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Nicholson Guides - Wikipedia

The Nicholson Guides are a set of books originally published by Robert Nicholson Publications, then jointly by Bartholomew and the Ordnance Survey, and now by HarperCollins, as guides to the navigable and un-navigable waterways of England and Wales (and, more recently, Scotland).

History[edit]

The large-scale Guides were mainly intended for people traveling by boat along the river or canal, but now include a number of non-navigable waterways. Generally, each page includes a map of a section of the waterway with features such as bridges, locks, boatyards and services. Each section of the map includes references to nearby pubs, towns and villages, roads and railways.

Robert Nicholson had published a series of guides to London in the 1960s, before realising that there was nothing about the River Thames, so in 1969 he published Nicholson's Guide to the Thames. With the rise of leisure boating in the early 1970s, British Waterways commissioned Nicholson to write a series of guides to their waterways, in a similar style to the Thames book. In order to research them, a boat was chartered, Paul Atterbury and Andrew Darwin were asked to write the material, and a student was hired to drive the boat. The guides documented eating places near to the canals, points of interest that could be easily visited, and every facility for boaters that they found, from water points to winding holes. Between them, they developed a style which lasted until the 1990s. The first edition sold for 75 pence, but by the early 1980s the price had increased to £1.50.

The format was a tall thin book which had the canal running top to bottom of each page, with the location north being adjusted to suit this format. Often pages had the canal 'straightened' mid page, with the location of north changing at the split point.

The first edition came out as four Guides:

1 South East 2 North West 3 South West 4 North East

A fifth Guide, The Midlands, came out in the early 1980s. The first series of guides were produced as pocket-sized hardback books.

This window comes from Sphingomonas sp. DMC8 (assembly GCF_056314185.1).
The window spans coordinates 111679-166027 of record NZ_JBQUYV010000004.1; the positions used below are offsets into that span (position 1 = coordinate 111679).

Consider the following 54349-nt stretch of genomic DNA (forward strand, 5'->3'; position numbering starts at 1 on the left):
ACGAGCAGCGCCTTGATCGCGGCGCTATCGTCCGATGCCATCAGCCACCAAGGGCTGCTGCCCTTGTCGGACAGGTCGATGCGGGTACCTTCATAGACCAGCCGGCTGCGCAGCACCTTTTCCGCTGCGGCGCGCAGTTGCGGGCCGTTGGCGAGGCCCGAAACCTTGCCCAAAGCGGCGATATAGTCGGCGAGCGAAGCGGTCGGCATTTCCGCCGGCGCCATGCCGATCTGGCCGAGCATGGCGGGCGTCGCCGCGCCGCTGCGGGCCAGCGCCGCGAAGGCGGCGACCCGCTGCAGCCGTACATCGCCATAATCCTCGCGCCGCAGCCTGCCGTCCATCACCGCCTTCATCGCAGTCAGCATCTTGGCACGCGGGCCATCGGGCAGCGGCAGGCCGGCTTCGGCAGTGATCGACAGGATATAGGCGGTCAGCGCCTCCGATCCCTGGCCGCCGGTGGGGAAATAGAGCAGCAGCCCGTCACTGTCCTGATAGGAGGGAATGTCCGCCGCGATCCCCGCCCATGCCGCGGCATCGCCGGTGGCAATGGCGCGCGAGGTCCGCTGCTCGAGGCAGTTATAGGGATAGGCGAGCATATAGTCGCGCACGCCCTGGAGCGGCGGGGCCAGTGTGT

In 1981 the 'second revised edition' came in only three chapters; 3 North, 2 Midlands, 1 South and dropped the British Waterway Board affiliation. This edition was printed in two colours, black and blue, with the line of the canal being picked out in blue on an otherwise black and white map.

In 1985 the 'second edition' , now titled 'The Ordnance Survey Guide to the Waterway' published by Nicholsons had four guides: 3 North, 2 Central, 1 South. Thames (and Wey). By this time, the format had changed to spiral-bound paperback books, and a fifth guide, covering the Fens and the Broads in a single book was added in the late 1980s.

The fifth edition in 1991 included 5 books:

1 South 2 Central 3 North River Thames Broads & Fens

7th Edition 1995, by this time Nicholsons had been an 'Imprint' of Harper Collins and was back down to four books, with a fifth publication being the first foldout small-scale map covering Great Britain.

1 South 2 Central 3 North River Thames Guide to Great Britain

A major change occurred in the mid-1990s, when Ordnance Survey announced that the two-tone maps should be replaced by full-colour maps. Nicholson's had been taken over by Bartholomews, and they had subsequently been taken over by HarperCollins. Throughout, David Perrott, who had been an apprentice of Robert Nicholson in 1969 when the first Thames book was produced, had remained as editor. Collins wrestled with the Ordnance Survey ultimatum for some 14 months, before deciding to proceed with full colour mapping, and seven regional guides were produced, in a format which was still current in 2019. They also produced a fold-out waterways map, and later guides to the Broads and the Scottish Canals. Surprisingly, research had been conducted by offering the researchers money to pay for bed and breakfast, and a contribution towards fuel for a boat until this time, but with the new editions, remuneration of the researchers was finally covered by a commercial agreement.

The 1997/2000/2003/2007 editions were extended to 8 books:

1 Grand Union, Oxford & the South East 2 Severn, Avon & Birmingham 3 Birmingham & the Heart of England 4 Four Counties & the Welsh Canals 5 North West & the Pennines 6 Nottingham, York & the North East 7 River Thames & the Southern Waterways 8 Scotland, the Highland and Lowland Waterways (only in the 2003 edition)

There are also two small-scale fold-out maps, one covering Great Britain in its entirety, and one of Scottish waterways.

From 1997 the maps became A5 format, and maps were in full colour, with the canal overlaid onto the current OS map of the time, north was fixed as being at the top of each page.

Jonathan Mosse became part of the research team in 1989, and his first major contribution was to cycle the towpath of the Kennet and Avon Canal, then reaching the end of a lengthy restoration. His work was added to the Southern guide. The policy had been to update all of the guides every three years, but this has been revised so that two or three guides are updated each year. The guides have also been reworked to reach a wider audience, by the inclusion of any waterway that can be followed from one end to the other, on foot or by bicycle. Thus the Northern Reaches of the Lancaster Canal were added to the 2019 reprint of the North West and the Pennines guide.

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